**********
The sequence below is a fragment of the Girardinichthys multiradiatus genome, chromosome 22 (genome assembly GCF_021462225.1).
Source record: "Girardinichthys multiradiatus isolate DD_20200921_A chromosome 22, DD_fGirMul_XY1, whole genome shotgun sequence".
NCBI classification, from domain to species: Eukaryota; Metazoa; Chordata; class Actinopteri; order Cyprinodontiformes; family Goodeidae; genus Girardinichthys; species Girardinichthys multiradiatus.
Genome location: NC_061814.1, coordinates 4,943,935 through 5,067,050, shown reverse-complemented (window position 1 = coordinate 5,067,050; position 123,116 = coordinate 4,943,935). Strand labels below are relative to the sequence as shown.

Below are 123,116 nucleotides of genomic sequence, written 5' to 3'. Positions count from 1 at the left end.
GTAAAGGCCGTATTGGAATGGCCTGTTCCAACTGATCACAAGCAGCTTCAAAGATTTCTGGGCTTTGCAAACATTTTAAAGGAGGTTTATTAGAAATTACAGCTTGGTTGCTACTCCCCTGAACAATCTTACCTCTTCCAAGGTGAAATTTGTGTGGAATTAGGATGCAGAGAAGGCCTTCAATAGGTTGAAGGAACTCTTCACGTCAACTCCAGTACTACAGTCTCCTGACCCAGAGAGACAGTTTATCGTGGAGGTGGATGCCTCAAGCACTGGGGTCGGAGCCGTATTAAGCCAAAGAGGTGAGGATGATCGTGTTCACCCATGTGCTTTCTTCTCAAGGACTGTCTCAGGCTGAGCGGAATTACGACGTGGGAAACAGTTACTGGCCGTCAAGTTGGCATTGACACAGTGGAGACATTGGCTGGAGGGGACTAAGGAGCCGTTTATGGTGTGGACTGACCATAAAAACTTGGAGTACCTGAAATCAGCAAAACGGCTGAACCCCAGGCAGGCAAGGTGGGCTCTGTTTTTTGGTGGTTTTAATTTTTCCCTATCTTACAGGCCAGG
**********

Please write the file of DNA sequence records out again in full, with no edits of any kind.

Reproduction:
The sequence below is a fragment of the Girardinichthys multiradiatus genome, chromosome 22 (genome assembly GCF_021462225.1).
Source record: "Girardinichthys multiradiatus isolate DD_20200921_A chromosome 22, DD_fGirMul_XY1, whole genome shotgun sequence".
NCBI classification, from domain to species: Eukaryota; Metazoa; Chordata; class Actinopteri; order Cyprinodontiformes; family Goodeidae; genus Girardinichthys; species Girardinichthys multiradiatus.
Genome location: NC_061814.1, coordinates 4,943,935 through 5,067,050, shown reverse-complemented (window position 1 = coordinate 5,067,050; position 123,116 = coordinate 4,943,935). Strand labels below are relative to the sequence as shown.

Below are 123,116 nucleotides of genomic sequence, written 5' to 3'. Positions count from 1 at the left end.
GTAAAGGCCGTATTGGAATGGCCTGTTCCAACTGATCACAAGCAGCTTCAAAGATTTCTGGGCTTTGCAAACATTTTAAAGGAGGTTTATTAGAAATTACAGCTTGGTTGCTACTCCCCTGAACAATCTTACCTCTTCCAAGGTGAAATTTGTGTGGAATTAGGATGCAGAGAAGGCCTTCAATAGGTTGAAGGAACTCTTCACGTCAACTCCAGTACTACAGTCTCCTGACCCAGAGAGACAGTTTATCGTGGAGGTGGATGCCTCAAGCACTGGGGTCGGAGCCGTATTAAGCCAAAGAGGTGAGGATGATCGTGTTCACCCATGTGCTTTCTTCTCAAGGACTGTCTCAGGCTGAGCGGAATTACGACGTGGGAAACAGTTACTGGCCGTCAAGTTGGCATTGACACAGTGGAGACATTGGCTGGAGGGGACTAAGGAGCCGTTTATGGTGTGGACTGACCATAAAAACTTGGAGTACCTGAAATCAGCAAAACGGCTGAACCCCAGGCAGGCAAGGTGGGCTCTGTTTTTTGGTGGTTTTAATTTTTCCCTATCTTACAGGCCAGG